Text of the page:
IT’S one of Glasgow’s busiest road interchanges where Cathedral Street dovetails with the High Street before it approaches Scotland’s busiest motorway moving quickly in both directions.

For more than a year now a large sign has been telling drivers that they’ll be entering a Low Emissions Zone (LEZ) from June 1. This morning, though, on the day that LEZ went live, it appears that several didn’t quite get the message.

A Volvo estate has pulled up just short of the sign and tries to execute a multi-point turn that will take him away from the city. It may already be too late, though. He may just have crept over the boundary that now officially separates those who have found energy-efficient salvation from those living in the outer darkness of carbon emissions where there is wailing and grinding of gears.

Automatic Number Plate Recognition cameras linked to a national vehicle licensing database will be used to enforce the city’s LEZ zone, an area bounded by the M8 to the north and west, the River Clyde to the south and High Street towards the east. The owners of non-compliant vehicles will be hit by a Penalty Charge Notice of £60 which will double for each subsequent transgression up to a cap of £480 for cars, and £960 for buses and HGVs.

READ MORE: Glasgow's low emission zone: Explained in five minutes

A curious dissonance is evident in the response to the imposition of the LEZ. All stakeholders, agencies and political parties are broadly in agreement that it’s necessary and vital. The centre of Glasgow still has high air pollution levels, though they are now within legal limits. Besides, it’s now merely implementing what dozens of other European cities have had in place for years.

Councillor Angus Millar, convener for Climate and Transport at Glasgow City Council says: “Poor air quality is actively harming Glaswegians' health; creating and exacerbating people's health conditions and the city's health inequalities, disproportionately affecting the most vulnerable.”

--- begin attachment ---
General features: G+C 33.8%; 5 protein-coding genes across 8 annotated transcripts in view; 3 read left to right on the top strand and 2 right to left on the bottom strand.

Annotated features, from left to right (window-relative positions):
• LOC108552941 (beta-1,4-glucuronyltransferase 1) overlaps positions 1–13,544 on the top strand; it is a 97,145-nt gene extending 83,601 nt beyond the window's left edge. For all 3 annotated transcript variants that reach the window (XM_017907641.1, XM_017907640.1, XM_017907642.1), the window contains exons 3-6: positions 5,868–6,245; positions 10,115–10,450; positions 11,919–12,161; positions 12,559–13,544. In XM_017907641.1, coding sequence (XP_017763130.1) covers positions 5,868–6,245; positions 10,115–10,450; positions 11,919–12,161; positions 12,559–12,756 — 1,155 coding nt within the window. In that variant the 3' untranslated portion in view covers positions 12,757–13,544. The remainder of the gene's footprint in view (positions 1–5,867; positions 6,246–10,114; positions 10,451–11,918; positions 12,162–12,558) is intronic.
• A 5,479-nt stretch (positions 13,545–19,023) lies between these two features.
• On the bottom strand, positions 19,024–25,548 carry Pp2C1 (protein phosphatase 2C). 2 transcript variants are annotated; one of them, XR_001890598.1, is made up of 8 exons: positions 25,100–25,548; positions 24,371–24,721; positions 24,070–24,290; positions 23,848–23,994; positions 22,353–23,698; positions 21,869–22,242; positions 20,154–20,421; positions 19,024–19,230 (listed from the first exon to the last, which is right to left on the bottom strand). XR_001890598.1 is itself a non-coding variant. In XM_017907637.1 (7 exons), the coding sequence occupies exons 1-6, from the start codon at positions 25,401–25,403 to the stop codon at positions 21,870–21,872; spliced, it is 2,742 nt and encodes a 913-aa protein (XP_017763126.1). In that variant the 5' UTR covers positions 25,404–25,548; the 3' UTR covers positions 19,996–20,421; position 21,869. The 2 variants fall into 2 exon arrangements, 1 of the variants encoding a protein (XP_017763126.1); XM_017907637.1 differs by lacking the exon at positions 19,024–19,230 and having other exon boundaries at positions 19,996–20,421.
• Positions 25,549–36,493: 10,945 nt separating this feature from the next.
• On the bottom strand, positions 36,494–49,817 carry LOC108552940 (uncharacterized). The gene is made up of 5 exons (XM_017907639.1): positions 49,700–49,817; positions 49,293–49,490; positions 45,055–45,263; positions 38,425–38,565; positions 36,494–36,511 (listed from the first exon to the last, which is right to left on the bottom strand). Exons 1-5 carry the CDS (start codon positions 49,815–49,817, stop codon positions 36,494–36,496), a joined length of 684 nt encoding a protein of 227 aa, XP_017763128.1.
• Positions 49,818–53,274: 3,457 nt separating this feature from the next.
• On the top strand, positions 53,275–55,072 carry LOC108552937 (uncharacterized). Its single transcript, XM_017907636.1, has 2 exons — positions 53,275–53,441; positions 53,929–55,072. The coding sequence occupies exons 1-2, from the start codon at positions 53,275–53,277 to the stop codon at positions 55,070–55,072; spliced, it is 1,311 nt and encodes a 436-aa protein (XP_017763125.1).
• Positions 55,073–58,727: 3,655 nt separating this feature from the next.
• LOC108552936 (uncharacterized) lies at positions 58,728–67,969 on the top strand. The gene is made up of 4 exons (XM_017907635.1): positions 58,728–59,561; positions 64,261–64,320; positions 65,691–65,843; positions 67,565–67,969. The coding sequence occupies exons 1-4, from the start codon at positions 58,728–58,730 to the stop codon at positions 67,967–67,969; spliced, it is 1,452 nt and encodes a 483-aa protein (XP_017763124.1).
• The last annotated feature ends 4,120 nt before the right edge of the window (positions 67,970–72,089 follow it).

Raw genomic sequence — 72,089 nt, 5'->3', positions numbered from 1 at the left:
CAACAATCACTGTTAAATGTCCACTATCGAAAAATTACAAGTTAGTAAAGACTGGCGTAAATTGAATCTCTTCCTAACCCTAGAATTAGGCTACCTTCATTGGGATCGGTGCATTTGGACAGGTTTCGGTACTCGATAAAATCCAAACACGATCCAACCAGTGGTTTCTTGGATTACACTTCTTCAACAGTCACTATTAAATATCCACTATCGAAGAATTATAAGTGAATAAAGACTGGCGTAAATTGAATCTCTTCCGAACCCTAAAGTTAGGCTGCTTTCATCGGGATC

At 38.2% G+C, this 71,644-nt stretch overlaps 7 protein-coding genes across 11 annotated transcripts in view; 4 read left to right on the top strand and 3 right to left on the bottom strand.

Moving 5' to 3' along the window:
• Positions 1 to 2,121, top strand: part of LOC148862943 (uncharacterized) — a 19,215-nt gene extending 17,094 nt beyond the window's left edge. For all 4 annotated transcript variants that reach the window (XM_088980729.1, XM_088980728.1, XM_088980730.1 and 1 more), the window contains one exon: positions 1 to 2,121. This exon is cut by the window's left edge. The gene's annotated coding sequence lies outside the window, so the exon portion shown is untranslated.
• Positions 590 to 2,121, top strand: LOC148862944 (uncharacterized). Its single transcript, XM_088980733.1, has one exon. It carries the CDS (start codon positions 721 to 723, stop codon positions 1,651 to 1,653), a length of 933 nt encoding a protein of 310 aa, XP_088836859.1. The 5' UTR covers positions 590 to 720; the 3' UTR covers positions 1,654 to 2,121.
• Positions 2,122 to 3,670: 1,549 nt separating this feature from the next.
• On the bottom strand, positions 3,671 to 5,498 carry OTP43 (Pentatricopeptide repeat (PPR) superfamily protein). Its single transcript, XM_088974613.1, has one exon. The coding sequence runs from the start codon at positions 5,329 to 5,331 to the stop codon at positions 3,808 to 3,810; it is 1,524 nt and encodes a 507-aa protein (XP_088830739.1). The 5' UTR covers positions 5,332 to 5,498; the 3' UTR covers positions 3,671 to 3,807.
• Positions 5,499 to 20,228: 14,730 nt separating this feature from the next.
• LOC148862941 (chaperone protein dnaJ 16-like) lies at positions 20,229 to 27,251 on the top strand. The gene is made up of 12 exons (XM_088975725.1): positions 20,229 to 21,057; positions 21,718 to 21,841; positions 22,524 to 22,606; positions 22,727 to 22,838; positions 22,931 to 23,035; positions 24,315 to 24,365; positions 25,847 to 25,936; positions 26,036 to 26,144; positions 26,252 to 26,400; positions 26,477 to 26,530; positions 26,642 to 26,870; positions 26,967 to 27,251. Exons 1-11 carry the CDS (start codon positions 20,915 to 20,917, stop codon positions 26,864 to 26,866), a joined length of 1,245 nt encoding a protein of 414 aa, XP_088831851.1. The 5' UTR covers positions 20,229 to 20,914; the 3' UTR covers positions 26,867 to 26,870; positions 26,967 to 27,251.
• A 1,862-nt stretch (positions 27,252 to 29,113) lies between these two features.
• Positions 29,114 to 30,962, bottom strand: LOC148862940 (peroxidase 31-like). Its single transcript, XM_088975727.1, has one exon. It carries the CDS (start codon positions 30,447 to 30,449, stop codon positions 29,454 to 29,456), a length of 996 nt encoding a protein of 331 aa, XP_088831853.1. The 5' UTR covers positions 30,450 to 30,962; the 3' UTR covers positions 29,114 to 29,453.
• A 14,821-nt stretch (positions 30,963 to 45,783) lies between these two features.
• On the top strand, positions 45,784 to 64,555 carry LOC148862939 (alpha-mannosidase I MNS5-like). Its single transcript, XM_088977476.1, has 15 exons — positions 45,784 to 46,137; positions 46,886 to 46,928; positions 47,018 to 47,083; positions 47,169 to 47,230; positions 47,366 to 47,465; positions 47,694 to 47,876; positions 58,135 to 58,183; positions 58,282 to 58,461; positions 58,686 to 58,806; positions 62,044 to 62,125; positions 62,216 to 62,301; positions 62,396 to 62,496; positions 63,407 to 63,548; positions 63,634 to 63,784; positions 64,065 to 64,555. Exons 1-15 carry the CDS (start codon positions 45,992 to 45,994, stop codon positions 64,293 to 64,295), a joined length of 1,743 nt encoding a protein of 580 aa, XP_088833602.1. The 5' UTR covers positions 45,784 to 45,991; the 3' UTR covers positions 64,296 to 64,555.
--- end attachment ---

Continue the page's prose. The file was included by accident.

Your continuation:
Yet, what seems, on the face of it, to be a reasonable and proportionate measure has been met with a furious response by taxi-owners, and hospitality chiefs.

Both Labour and the Conservatives have also united to criticise the introduction of LEZ. It’s not that they oppose the need for such a measure; only that this Phase Two (buses have been subject to Phase One of LEZ for five years) should have been delayed one more year for those car-owners affected to make suitable arrangements.

The Herald: The Low Emission Zone is now liveThe Low Emission Zone is now live (Image: Colin Mearns)

They insist that, while this has been known about for more than five years, the adverse economic impact of Covid-19 and the ensuing cost-of-living crisis has made it difficult for the owners of older, non-compliant vehicles to meet the significant cost of upgrading them. Effectively, according to them, this is a tax on people on low incomes who can’t afford newer, LEZ-compliant vehicles. One veteran taxi-owner, who has been operating in and around Glasgow for more than 40 years, told me: “There’s already an existing shortage of taxi-drivers and this will force many others to jack it in. Ironically, because of this shortage, those drivers still in business are making more money during the day. This means they are far less likely to work through the night.

“The black hackney drivers are generally quite old – the youngest I know is 47 – and they’re at a stage in their lives where they don’t want an added burden of debt that comes with upgrading.”

As the taxi shortage prevails the damage to Glasgow’s vital night-time economy – already reeling from the effects of lockdown and the steep hikes in energy bills – will be significant. There are fears that the hospitality sector which provides jobs for many of the city’s most disadvantaged citizens will suffer massive cuts. The chronic shortage of taxis is already affecting the choices of young women when they head into the city centre for a weekend night out. Amy Rew, from the Glasgow Girls Club developed an app with Wise Women to collect the views and experiences of women about when and where they were experiencing harassment in public spaces in Glasgow.